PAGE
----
Committee examines plan to address special needs
Date: 1/11/2011Jan. 12, 2011
By G. Michael Dobbs
SPRINGFIELD Springfield has one of the highest percentages of special needs students in the state and the School Committee heard an update of efforts to best address the educational needs of the students at its meeting on Jan. 6.
The city has a rate of 24 percent of special needs students, which Dr. Mary Anne Morris, the district's director of special education and John Kim of the District Management Council described as well above the state and national average, which is about 13 percent.
Kim said that while the district does some aspects of special education well including passionate staff members, a focus on core academics and instruction one major problem is identifying students as having special needs too early. Kim said that half are characterized as special needs students before entering kindergarten.
Kim said premature identification doesn't help the student reach his or her academic goals at this age. He also noted that some schools in the city have higher identification rates than others.
Educational program also vary from school to school, he noted.
Kim acknowledged there are "mounting pressures to do more with less" as municipalities face a possible cutback in state education funds.
Preparing for the plan began last May with the gathering of information from teachers and administrators. The superintendent's office is now beginning discussions on its implementation.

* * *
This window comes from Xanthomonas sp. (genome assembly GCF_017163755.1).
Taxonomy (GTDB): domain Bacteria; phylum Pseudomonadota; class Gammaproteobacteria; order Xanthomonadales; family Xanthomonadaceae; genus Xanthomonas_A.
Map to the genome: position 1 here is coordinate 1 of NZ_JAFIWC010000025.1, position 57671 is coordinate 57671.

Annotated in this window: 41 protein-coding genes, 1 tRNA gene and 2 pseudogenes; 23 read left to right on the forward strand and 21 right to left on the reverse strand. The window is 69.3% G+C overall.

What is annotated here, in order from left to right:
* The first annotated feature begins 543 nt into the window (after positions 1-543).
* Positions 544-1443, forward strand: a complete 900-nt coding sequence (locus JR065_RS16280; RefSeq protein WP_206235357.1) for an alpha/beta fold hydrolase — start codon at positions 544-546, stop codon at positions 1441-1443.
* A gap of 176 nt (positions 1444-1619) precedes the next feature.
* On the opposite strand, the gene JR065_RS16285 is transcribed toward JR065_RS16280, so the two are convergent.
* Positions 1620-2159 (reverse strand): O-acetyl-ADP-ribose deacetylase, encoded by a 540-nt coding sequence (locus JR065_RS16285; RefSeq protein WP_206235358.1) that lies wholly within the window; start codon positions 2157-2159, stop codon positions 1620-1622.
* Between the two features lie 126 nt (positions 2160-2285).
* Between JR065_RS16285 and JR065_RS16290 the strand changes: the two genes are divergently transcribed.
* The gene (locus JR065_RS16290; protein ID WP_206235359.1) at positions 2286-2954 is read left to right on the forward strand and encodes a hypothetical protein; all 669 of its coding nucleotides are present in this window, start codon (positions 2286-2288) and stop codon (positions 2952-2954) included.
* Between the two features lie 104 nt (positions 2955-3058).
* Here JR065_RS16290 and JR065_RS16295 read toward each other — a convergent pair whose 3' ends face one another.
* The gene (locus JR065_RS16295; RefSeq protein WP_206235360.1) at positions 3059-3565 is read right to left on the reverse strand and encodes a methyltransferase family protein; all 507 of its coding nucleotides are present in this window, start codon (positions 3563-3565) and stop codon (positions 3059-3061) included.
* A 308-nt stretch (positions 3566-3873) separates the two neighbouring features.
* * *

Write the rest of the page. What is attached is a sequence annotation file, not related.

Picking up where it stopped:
The plan Kim and Morris outlined would include individual schools formally sharing their best practices and consolidating what is effective. They also said that the efforts of general education and special education must be merged and that student achievement data for each student and school must be compiled.
School Superintendent Dr. Alan Ingram emphasized the plan would not deny educational services to any student, but rather "refine processes and procedures."
One concern noted by Kim and Morris is the $16 million the city spends for the transportation and tuition of special needs students who attend schools outside of the city. They recommended a collection of data be undertaken to see if there could be a consolidation of transportation services to save the city money.
They also questioned the $16 million spent on paraprofessionals in the classroom and said their role and schedule should be re-thought. The two speakers said there was a concern the use of paraprofessionals prevents students from gaining the independence they need.
Although School Committee member Antonette Pepe praised the plan in general, she questioned that assertion and said paraprofessionals do what they are instructed to reinforce the actions of teachers.
Ingram added the plan does not advocate the elimination of paraprofessionals.
Pepe asked for the committee to receive an update on its implementation in the future.